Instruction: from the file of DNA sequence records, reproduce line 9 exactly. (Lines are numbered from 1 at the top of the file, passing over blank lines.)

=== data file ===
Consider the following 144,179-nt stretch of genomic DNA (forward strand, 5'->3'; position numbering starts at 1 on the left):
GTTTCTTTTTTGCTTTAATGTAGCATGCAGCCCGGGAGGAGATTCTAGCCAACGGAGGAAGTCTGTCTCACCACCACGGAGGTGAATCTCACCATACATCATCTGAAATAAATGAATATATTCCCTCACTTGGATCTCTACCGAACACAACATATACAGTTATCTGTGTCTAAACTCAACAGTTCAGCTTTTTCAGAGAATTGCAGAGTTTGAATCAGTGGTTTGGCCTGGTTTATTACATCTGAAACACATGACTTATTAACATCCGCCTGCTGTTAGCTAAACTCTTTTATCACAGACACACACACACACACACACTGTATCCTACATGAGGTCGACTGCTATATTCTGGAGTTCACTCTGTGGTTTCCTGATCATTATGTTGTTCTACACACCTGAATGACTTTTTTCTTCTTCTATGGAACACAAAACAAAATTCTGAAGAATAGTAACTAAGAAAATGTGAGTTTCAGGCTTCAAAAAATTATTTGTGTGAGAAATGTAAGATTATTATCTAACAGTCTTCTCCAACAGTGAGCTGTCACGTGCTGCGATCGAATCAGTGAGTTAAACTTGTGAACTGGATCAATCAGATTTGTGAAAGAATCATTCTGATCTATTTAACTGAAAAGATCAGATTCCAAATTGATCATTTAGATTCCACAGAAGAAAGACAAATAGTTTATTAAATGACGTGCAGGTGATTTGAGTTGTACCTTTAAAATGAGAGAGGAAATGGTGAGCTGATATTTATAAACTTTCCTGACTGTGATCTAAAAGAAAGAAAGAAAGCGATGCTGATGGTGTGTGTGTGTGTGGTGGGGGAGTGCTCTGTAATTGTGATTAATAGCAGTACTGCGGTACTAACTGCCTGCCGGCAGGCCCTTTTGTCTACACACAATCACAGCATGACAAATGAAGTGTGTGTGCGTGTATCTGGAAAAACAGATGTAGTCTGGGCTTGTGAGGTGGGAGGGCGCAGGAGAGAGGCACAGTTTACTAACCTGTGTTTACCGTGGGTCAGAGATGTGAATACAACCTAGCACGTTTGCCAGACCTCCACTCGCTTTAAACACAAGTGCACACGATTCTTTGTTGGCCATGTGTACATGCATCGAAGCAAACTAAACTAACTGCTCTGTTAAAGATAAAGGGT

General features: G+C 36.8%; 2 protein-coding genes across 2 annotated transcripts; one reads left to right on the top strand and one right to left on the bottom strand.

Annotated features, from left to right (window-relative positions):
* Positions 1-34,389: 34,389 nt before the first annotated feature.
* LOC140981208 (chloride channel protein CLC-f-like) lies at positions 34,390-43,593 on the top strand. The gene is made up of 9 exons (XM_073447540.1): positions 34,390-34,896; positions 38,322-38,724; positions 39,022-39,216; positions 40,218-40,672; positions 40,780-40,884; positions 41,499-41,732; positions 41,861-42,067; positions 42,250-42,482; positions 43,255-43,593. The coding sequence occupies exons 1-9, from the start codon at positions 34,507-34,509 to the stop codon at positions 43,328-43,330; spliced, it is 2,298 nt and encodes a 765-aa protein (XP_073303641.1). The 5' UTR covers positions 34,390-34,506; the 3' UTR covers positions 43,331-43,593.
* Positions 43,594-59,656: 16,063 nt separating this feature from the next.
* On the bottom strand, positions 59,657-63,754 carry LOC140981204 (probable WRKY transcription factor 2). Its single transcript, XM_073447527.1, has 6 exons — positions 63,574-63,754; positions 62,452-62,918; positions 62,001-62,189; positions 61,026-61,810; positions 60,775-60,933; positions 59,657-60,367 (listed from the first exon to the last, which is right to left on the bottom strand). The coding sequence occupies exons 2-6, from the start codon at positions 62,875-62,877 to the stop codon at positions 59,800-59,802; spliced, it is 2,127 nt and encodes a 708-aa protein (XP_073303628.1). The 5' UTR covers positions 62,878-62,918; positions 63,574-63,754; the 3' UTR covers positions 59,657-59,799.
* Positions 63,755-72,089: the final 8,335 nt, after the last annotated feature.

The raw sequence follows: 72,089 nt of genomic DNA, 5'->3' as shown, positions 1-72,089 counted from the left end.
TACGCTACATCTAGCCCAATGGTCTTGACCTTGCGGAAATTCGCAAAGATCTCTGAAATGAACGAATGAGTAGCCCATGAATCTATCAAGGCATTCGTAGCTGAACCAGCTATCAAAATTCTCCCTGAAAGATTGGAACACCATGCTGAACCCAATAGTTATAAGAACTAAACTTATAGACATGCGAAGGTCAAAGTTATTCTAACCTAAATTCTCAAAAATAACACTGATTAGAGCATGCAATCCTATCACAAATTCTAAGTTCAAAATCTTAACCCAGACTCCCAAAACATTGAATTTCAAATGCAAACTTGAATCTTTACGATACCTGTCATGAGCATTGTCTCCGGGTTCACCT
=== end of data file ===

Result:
* Positions 63,755-72,089: the final 8,335 nt, after the last annotated feature.